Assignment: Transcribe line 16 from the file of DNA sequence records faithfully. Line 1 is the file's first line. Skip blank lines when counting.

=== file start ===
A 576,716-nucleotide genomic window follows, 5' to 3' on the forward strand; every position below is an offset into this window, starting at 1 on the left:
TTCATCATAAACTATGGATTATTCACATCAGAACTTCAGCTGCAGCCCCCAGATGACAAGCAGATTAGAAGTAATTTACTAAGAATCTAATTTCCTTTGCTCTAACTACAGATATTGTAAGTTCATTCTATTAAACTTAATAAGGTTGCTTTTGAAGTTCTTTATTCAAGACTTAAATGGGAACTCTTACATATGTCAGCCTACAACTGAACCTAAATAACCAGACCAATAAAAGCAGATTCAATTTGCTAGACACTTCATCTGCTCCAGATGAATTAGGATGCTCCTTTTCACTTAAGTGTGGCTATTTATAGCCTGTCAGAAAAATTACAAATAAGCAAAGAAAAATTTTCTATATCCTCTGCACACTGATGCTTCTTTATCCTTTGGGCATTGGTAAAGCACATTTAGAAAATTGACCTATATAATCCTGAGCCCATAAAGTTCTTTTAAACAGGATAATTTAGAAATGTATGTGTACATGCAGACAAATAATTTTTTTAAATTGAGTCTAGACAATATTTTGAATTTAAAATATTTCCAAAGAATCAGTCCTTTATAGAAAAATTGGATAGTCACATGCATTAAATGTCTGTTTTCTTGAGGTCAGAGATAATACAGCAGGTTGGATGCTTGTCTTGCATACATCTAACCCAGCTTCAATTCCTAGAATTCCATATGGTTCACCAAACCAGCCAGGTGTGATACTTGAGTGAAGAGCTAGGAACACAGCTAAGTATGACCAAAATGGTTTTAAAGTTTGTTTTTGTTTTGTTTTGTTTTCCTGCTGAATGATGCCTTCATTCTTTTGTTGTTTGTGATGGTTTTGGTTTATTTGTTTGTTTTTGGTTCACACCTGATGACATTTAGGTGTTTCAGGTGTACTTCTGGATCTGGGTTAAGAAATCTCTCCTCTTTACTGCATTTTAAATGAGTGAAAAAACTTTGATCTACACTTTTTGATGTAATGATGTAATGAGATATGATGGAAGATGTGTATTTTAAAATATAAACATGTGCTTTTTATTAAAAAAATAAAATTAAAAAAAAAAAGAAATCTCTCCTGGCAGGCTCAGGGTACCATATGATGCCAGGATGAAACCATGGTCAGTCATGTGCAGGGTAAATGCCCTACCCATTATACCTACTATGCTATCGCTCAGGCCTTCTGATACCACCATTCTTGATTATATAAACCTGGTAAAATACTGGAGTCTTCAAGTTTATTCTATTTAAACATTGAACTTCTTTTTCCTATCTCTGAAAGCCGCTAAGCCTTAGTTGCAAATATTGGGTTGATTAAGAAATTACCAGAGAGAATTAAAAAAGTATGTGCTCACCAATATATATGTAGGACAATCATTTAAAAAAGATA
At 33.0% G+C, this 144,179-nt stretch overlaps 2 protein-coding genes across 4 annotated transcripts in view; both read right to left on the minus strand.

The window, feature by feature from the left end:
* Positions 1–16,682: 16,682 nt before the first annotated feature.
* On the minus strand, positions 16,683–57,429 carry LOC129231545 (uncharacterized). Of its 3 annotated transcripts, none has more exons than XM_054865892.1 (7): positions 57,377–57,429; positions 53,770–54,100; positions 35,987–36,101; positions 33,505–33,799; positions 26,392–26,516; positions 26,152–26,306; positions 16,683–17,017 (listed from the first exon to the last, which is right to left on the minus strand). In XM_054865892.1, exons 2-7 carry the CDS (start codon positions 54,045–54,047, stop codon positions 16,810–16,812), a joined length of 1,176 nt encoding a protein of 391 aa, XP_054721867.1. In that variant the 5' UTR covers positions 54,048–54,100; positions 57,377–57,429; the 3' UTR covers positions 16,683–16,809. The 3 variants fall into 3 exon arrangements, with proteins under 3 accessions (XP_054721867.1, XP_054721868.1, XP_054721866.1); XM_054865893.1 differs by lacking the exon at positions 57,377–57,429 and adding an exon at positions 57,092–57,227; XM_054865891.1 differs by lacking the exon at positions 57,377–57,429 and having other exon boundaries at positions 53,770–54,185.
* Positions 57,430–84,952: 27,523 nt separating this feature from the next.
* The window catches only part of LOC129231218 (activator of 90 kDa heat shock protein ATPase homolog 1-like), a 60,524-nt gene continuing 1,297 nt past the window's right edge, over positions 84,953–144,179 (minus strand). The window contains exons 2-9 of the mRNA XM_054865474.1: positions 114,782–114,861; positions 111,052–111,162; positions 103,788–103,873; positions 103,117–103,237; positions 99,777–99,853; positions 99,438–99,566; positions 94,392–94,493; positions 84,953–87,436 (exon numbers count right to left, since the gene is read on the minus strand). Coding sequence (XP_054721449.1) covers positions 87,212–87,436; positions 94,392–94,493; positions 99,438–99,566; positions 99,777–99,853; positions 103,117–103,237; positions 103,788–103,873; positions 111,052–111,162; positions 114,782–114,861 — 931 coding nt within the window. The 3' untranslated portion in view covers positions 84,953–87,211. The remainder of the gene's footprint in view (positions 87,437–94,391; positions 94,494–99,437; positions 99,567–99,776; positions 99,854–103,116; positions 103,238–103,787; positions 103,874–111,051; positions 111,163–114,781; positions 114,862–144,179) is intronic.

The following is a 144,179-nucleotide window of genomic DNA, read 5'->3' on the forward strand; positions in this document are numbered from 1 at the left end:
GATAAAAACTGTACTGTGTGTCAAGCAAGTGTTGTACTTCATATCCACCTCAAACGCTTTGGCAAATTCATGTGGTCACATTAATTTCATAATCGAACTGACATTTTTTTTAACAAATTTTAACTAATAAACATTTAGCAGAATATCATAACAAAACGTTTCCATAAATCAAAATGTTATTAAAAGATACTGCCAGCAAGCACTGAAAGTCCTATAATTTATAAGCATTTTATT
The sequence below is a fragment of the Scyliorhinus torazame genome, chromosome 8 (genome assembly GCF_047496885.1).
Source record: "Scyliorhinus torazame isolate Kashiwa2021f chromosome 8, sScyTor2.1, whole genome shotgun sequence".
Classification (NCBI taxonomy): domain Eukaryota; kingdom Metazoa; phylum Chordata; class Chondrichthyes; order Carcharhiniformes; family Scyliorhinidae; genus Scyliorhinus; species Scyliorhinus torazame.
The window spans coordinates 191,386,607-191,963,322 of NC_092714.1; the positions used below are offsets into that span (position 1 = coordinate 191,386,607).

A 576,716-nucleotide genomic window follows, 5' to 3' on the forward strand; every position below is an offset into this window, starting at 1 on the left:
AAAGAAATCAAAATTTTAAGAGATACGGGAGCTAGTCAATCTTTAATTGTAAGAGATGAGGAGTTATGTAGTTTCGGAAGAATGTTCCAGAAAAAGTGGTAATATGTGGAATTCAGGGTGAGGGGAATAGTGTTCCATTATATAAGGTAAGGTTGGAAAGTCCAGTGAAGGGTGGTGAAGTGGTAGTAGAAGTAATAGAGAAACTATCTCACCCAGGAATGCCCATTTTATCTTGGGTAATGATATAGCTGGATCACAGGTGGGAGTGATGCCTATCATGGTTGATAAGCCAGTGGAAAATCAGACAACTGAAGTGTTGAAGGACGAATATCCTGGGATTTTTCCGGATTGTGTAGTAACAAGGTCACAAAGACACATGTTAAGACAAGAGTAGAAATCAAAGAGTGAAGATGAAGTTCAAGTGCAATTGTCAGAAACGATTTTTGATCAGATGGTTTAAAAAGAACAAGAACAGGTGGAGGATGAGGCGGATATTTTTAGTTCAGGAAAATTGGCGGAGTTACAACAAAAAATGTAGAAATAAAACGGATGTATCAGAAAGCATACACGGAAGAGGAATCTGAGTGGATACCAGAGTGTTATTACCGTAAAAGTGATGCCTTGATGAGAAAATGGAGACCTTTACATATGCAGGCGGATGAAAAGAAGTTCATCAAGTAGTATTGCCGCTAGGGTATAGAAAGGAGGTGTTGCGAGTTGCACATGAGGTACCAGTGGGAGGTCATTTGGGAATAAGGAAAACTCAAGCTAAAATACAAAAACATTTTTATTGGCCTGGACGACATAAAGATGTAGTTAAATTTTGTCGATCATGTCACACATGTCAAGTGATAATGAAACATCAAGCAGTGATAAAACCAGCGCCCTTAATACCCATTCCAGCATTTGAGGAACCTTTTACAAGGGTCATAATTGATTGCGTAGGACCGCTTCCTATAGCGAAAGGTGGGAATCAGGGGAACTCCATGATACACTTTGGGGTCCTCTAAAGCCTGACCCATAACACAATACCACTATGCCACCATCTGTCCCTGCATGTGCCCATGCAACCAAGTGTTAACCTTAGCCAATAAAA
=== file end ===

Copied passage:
AAAGAAATCAAAATTTTAAGAGATACGGGAGCTAGTCAATCTTTAATTGTAAGAGATGAGGAGTTATGTAGTTTCGGAAGAATGTTCCAGAAAAAGTGGTAATATGTGGAATTCAGGGTGAGGGGAATAGTGTTCCATTATATAAGGTAAGGTTGGAAAGTCCAGTGAAGGGTGGTGAAGTGGTAGTAGAAGTAATAGAGAAACTATCTCACCCAGGAATGCCCATTTTATCTTGGGTAATGATATAGCTGGATCACAGGTGGGAGTGATGCCTATCATGGTTGATAAGCCAGTGGAAAATCAGACAACTGAAGTGTTGAAGGACGAATATCCTGGGATTTTTCCGGATTGTGTAGTAACAAGGTCACAAAGACACATGTTAAGACAAGAGTAGAAATCAAAGAGTGAAGATGAAGTTCAAGTGCAATTGTCAGAAACGATTTTTGATCAGATGGTTTAAAAAGAACAAGAACAGGTGGAGGATGAGGCGGATATTTTTAGTTCAGGAAAATTGGCGGAGTTACAACAAAAAATGTAGAAATAAAACGGATGTATCAGAAAGCATACACGGAAGAGGAATCTGAGTGGATACCAGAGTGTTATTACCGTAAAAGTGATGCCTTGATGAGAAAATGGAGACCTTTACATATGCAGGCGGATGAAAAGAAGTTCATCAAGTAGTATTGCCGCTAGGGTATAGAAAGGAGGTGTTGCGAGTTGCACATGAGGTACCAGTGGGAGGTCATTTGGGAATAAGGAAAACTCAAGCTAAAATACAAAAACATTTTTATTGGCCTGGACGACATAAAGATGTAGTTAAATTTTGTCGATCATGTCACACATGTCAAGTGATAATGAAACATCAAGCAGTGATAAAACCAGCGCCCTTAATACCCATTCCAGCATTTGAGGAACCTTTTACAAGGGTCATAATTGATTGCGTAGGACCGCTTCCTATAGCGAAAGGTGGGAATCAGGGGAACTCCATGATACACTTTGGGGTCCTCTAAAGCCTGACCCATAACACAATACCACTATGCCACCATCTGTCCCTGCATGTGCCCATGCAACCAAGTGTTAACCTTAGCCAATAAAA